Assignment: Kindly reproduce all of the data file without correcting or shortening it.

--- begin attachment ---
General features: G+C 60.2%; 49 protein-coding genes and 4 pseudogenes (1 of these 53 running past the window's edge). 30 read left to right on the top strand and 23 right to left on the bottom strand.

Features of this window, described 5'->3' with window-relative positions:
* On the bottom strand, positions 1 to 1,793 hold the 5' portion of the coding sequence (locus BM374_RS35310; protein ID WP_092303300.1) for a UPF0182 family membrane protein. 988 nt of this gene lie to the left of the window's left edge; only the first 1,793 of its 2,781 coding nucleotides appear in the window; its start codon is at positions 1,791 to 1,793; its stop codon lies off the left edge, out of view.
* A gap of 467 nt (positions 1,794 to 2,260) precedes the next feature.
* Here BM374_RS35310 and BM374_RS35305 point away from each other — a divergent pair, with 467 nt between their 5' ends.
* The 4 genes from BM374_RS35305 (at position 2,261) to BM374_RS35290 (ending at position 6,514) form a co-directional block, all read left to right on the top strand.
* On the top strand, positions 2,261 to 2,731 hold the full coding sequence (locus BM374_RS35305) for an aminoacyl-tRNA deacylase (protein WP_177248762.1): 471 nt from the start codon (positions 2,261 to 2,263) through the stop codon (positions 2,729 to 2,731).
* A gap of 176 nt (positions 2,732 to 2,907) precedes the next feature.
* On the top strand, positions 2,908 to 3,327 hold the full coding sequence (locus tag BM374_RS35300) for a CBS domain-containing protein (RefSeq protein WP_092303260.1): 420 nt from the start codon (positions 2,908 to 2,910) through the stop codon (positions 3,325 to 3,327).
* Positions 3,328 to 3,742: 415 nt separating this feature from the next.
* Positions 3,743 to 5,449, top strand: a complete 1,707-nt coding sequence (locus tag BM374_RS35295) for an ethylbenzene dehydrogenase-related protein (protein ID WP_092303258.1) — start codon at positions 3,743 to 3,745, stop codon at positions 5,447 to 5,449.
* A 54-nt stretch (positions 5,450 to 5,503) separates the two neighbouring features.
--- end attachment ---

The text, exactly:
General features: G+C 60.2%; 49 protein-coding genes and 4 pseudogenes (1 of these 53 running past the window's edge). 30 read left to right on the top strand and 23 right to left on the bottom strand.

Features of this window, described 5'->3' with window-relative positions:
* On the bottom strand, positions 1 to 1,793 hold the 5' portion of the coding sequence (locus BM374_RS35310; protein ID WP_092303300.1) for a UPF0182 family membrane protein. 988 nt of this gene lie to the left of the window's left edge; only the first 1,793 of its 2,781 coding nucleotides appear in the window; its start codon is at positions 1,791 to 1,793; its stop codon lies off the left edge, out of view.
* A gap of 467 nt (positions 1,794 to 2,260) precedes the next feature.
* Here BM374_RS35310 and BM374_RS35305 point away from each other — a divergent pair, with 467 nt between their 5' ends.
* The 4 genes from BM374_RS35305 (at position 2,261) to BM374_RS35290 (ending at position 6,514) form a co-directional block, all read left to right on the top strand.
* On the top strand, positions 2,261 to 2,731 hold the full coding sequence (locus BM374_RS35305) for an aminoacyl-tRNA deacylase (protein WP_177248762.1): 471 nt from the start codon (positions 2,261 to 2,263) through the stop codon (positions 2,729 to 2,731).
* A gap of 176 nt (positions 2,732 to 2,907) precedes the next feature.
* On the top strand, positions 2,908 to 3,327 hold the full coding sequence (locus tag BM374_RS35300) for a CBS domain-containing protein (RefSeq protein WP_092303260.1): 420 nt from the start codon (positions 2,908 to 2,910) through the stop codon (positions 3,325 to 3,327).
* Positions 3,328 to 3,742: 415 nt separating this feature from the next.
* Positions 3,743 to 5,449, top strand: a complete 1,707-nt coding sequence (locus tag BM374_RS35295) for an ethylbenzene dehydrogenase-related protein (protein ID WP_092303258.1) — start codon at positions 3,743 to 3,745, stop codon at positions 5,447 to 5,449.
* A 54-nt stretch (positions 5,450 to 5,503) separates the two neighbouring features.